Italian-inspired entrees and specialty pizzas star at this casually romantic eatery. Crusts levitate out of kitchens in regular ($7.25 for a small, $10.75 for an extra-large), pan ($9.25–$14.75), and stuffed ($10.25–$15.75) varieties and dress themselves from a wardrobe of 20 different toppings. For diners tired of dipping lasagna in guacamole, the taco pizza ($11.75–$19.75) blends the best of Mexican and Italian cuisines with a pie topped with seasoned ground beef, corn chips, lettuce, and tomato. Alternatively, chicken parmigiana ($9.95) and the italian sausage sandwich ($7.75) keep it as classically Italian as Fonzie gelato molds.
Papa Murphy's was born out of the owner's frustration with bad pizza from chains, which often tasted as if every ingredient was canned or frozen. Deciding to change the industry, Papa Murphy's tosses every ingredient, all of which are never frozen, onto the crust in front of the customer's eyes and sends them home to bake in a home oven. This dedication to fresh flavor earned Papa Murphy's the top spot on Zagat's National Chain survey.
Visitors can create their own take on the pizza pie or chomp into one of his signature pizzas, which range from meat-filled stuffed crust to calorie-conscious lite varieties covered in vegetables. His appetizers and desserts follow the same pattern. Customers order raw cookie dough or cheesy bread ripe for the baking, resulting in every course being fresh from the oven.
Flickering candles and a grand chandelier fill Sam's Ristorante's high-ceilinged dining room with a romantic glow. Graceful arches and painted landscapes foster a classic ambiance that carries through to the menu of traditional Italian cuisine. The kitchen crafts its own marinara sauce in house to add rich flavor to orders of veal parmigiana. Pasta varieties, including angel hair, ravioli, and fettuccine, tangle with morsels of seafood, veggies, and housemade italian sausage in specialty dishes. Sauces made with marsala wine and portobello mushrooms coat chicken breasts and center-cut fillets with more flavor than a spice-rubbed quilt.
Papa John's has carefully curated a menu stocked with robust topping options to adorn blank pizza canvases. Unify bubbly discs under a blanketing of freshly cut roma tomatoes, or spice up bites with jalepeño peppers. The pizzeria imports its black olives from Spain's Herrara grove, where they peak in plumpness and accomplish astounding feats of international diplomacy before populating Papa John's pizzas. Meaty options such as grilled all-white-meat chicken, filler-free spicy italian sausage, and hickory-smoked bacon add layers of heartiness to slices, and reinforcing mozzarella with parmesan, romano, or a blend of asiago, provolone, and fontina improves the genetic robustness of cheese.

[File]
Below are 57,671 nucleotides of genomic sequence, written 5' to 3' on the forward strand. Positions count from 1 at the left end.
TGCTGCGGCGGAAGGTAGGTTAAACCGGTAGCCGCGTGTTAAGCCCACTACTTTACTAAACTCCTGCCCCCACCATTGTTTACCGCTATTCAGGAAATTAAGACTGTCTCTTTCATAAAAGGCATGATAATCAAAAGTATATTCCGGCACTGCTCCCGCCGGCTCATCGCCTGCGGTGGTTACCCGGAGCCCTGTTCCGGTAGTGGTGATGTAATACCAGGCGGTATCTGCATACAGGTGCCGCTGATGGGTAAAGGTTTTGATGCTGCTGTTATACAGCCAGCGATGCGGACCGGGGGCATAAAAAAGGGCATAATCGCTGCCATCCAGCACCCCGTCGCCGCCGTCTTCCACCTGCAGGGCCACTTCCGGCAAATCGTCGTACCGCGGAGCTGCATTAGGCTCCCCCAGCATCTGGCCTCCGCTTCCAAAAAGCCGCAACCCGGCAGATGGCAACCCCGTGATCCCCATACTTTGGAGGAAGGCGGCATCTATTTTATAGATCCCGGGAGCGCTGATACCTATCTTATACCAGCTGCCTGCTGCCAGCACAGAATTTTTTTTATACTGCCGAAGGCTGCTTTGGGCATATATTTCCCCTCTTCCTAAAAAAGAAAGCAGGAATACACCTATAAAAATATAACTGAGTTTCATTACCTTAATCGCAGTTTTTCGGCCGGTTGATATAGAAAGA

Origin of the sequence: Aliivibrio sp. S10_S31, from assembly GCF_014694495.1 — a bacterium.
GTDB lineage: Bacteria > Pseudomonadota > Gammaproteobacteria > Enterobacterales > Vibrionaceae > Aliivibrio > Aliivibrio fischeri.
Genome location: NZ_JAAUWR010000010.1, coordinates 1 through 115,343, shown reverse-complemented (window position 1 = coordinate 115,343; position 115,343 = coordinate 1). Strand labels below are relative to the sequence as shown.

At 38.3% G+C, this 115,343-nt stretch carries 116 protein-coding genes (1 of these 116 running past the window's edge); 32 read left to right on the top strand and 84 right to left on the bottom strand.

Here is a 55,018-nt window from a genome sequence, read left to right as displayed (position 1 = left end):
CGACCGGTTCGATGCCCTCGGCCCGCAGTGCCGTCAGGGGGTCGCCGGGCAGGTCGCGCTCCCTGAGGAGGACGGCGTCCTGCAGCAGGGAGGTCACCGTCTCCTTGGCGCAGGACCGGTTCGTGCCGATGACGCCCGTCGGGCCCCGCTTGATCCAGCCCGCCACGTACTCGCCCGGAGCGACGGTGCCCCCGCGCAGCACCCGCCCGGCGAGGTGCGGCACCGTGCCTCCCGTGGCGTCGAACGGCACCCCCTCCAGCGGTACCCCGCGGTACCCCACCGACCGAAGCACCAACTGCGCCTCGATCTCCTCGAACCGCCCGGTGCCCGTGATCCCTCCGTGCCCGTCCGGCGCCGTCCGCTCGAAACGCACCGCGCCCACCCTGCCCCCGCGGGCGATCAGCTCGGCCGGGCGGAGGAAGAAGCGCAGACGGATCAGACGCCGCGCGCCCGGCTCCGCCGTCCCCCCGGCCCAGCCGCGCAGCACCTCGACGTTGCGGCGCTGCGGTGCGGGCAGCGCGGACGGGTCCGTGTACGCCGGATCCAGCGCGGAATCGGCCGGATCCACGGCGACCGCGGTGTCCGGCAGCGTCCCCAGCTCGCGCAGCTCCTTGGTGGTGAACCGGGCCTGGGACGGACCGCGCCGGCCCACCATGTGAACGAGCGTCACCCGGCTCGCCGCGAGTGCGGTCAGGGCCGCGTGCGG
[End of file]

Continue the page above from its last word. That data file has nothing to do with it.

The dough spinners at Mancuso's toss up a menu of pizzas, pastas, and sandwiches that captivate even the most capricious of appetites. Occupy fickle phalanges with finger foods, such as the toasted ravioli ($4.35) or the breaded mushrooms ($3.75). With more than 20 hat options for their pizzas, including jalapeño peppers, shrimp, hamburger, and pineapple, diners can create custom pies or spice up a CD to satiate an empty stereo. Leave the garnishing up to the experts with one of the savory specialty pizzas, such as the taco pizza, a circular food-receptacle full of seasoned beef, black olives, chips, and salsa (14", $18.30), or bring more portable cuisine, such as pizza by the slice, an italian beef po’boy ($4.75), or the chicken-parmesan sandwich ($6.25) along for a creek-side picnic or your solo cello performance.
Happy Joe's Pizza piles a menu of specialty pies with a wide array of cuisines, including Mexican, barbecue, and breakfast fare. Diners can sink cheese-starved teeth into traditional offerings, such as a large 15-inch pepperoni pizza ($16.99), or opt for a large Taco Joe pizza piled high with beef, sausage, refried beans, and taco chips ($20.19).